I manage a bar myself, and I have a strong hunch that their set amount of liquor dispensed from their BERG (a system used everywhere in Utah, required by the state, to control and count the amount and number of drinks poured) is only 1 oz. pours. By Utah state law, any given drink may only have 1.5 oz. of the base liquor, and up to .5 oz of flavorings.

Many establishments decide on the 1.5-ounce pour, many do 1.25 ounces, and a few, just an ounce. Squatter’s, for example, does a 1-ounce pour for their Sunday brunch bloody marys, but charge $1.99. It’s a steal, and an effective way of bringing people in the door and buying more drinks.

For the same drink at Paper Moon, I would be prepared to pay at least $6.

I hate to toot my own horn, but it’s for educational purposes, I promise. I’m well aware of the cost per ounce and profit margin of any type of drink in Utah. Their well vodka, for example, Taaka, costs about $6 for a 750-mL bottle at the liquor store. Let’s say there are about 26 1-ounce shots in that bottle. One purchase of one drink at the Moon pays for that bottle.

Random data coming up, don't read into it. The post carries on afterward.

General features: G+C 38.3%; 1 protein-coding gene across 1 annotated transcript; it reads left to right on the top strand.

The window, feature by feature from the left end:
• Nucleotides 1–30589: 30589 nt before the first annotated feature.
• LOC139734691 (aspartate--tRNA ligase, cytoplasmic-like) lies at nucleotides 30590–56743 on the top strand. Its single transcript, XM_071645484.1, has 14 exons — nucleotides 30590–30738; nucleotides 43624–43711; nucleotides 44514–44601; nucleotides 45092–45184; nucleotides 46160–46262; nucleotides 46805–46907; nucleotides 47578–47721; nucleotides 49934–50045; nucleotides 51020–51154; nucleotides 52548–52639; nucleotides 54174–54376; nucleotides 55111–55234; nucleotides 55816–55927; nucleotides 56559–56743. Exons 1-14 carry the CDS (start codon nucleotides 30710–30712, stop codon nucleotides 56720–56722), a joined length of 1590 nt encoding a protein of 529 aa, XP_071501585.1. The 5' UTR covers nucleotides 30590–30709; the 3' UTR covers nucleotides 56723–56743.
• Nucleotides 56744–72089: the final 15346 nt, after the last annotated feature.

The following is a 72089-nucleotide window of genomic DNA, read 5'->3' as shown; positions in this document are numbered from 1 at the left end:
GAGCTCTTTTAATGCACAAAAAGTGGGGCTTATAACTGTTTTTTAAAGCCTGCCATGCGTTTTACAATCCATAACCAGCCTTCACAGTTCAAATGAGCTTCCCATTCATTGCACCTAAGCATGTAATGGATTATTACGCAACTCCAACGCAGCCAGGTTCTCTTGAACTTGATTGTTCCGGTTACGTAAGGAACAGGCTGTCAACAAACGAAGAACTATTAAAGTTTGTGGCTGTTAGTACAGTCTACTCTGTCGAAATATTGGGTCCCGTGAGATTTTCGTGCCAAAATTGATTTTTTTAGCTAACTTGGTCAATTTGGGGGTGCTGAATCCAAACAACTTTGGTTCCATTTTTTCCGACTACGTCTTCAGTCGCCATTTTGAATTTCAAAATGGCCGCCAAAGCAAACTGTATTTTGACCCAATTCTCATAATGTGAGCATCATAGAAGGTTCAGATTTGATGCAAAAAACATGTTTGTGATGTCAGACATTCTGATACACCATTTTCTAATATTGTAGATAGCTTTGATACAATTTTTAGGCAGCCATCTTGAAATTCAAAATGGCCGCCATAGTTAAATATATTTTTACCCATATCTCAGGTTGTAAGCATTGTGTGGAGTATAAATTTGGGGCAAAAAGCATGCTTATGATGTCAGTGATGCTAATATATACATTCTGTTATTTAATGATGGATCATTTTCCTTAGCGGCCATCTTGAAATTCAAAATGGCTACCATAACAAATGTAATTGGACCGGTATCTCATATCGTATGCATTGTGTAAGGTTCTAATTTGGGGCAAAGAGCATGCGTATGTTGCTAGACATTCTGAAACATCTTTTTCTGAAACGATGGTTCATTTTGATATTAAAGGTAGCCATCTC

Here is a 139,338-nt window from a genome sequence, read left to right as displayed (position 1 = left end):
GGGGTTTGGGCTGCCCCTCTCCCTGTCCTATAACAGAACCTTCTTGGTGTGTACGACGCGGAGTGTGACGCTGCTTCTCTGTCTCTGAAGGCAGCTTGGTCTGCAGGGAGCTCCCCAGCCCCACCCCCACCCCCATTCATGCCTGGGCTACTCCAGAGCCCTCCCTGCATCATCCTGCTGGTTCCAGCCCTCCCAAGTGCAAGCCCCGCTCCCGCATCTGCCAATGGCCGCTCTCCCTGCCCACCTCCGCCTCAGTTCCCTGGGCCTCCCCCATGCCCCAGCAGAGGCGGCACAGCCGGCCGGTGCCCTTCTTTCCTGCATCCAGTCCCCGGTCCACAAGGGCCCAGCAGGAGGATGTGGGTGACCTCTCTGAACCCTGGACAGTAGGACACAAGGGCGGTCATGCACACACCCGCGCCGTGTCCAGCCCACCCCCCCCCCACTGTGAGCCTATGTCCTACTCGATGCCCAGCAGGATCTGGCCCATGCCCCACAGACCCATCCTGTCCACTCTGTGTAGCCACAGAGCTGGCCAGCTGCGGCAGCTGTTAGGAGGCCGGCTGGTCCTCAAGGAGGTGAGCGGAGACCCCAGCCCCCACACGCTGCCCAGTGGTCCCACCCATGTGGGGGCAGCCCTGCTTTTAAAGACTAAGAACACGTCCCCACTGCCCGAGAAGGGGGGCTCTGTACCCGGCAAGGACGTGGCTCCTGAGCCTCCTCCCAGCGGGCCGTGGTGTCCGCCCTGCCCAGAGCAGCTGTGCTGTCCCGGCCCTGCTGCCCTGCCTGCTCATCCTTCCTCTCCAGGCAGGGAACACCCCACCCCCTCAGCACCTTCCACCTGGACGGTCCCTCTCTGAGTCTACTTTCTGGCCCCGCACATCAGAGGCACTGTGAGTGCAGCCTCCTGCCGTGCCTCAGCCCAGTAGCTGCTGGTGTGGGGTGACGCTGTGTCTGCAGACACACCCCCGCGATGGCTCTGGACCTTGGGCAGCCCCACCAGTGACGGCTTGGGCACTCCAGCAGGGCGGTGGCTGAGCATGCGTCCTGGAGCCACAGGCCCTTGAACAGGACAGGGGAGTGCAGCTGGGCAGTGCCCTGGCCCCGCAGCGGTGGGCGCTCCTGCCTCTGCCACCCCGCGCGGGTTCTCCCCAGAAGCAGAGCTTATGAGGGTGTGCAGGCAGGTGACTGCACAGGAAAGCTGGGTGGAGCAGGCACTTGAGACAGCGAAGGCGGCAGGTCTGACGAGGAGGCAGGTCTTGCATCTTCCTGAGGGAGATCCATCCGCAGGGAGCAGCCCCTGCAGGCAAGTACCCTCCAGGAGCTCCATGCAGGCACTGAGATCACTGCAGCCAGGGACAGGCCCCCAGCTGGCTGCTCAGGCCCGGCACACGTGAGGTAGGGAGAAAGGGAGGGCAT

Considering what you get in the drinks at the Paper Moon, it is not worth the price. Just because the Moon has essentially a monopoly on the lesbian demographic, it is absolutely not permission to take advantage of their patrons. I’ll gladly go to Twilite Lounge for a $4 Jim Beam (about $16 for a 750-mL bottle at the liquor store), or to The Red Door, Kristauf’s, or Christopher’s Martini Bar for an $11+ designer martini with fresh ingredients, but I can at the very least, rest assured that I got exactly what I paid for.

Considering location, the cost for their property should be much lower than a bar downtown. The atmosphere and décor is outdated and slightly grungy, mediocre at best. Their overhead is relatively low – they employ a few bartenders, a couple people at the door and a couple cocktail waitresses. There’s no wait staff (servers, back-servers, bussers), no dishwashers, no cooks, no hostesses to pay like a sit-down restaurant, so why do they charge similar prices for their drinks?

In any case, regardless of the drink prices and cover charge, the clientele is mostly lackluster and passé. Perhaps more bothersome than everything else previously mentioned is the fact that they call last call not at 1 a.m., but start announcing it at 12:15. Their official last call is usually around 12:45 a.m., and the chairs are put up on the tables by 1:00 as a clear sign that they want everybody out to ensure that the staff can go home much earlier than any bar staff would.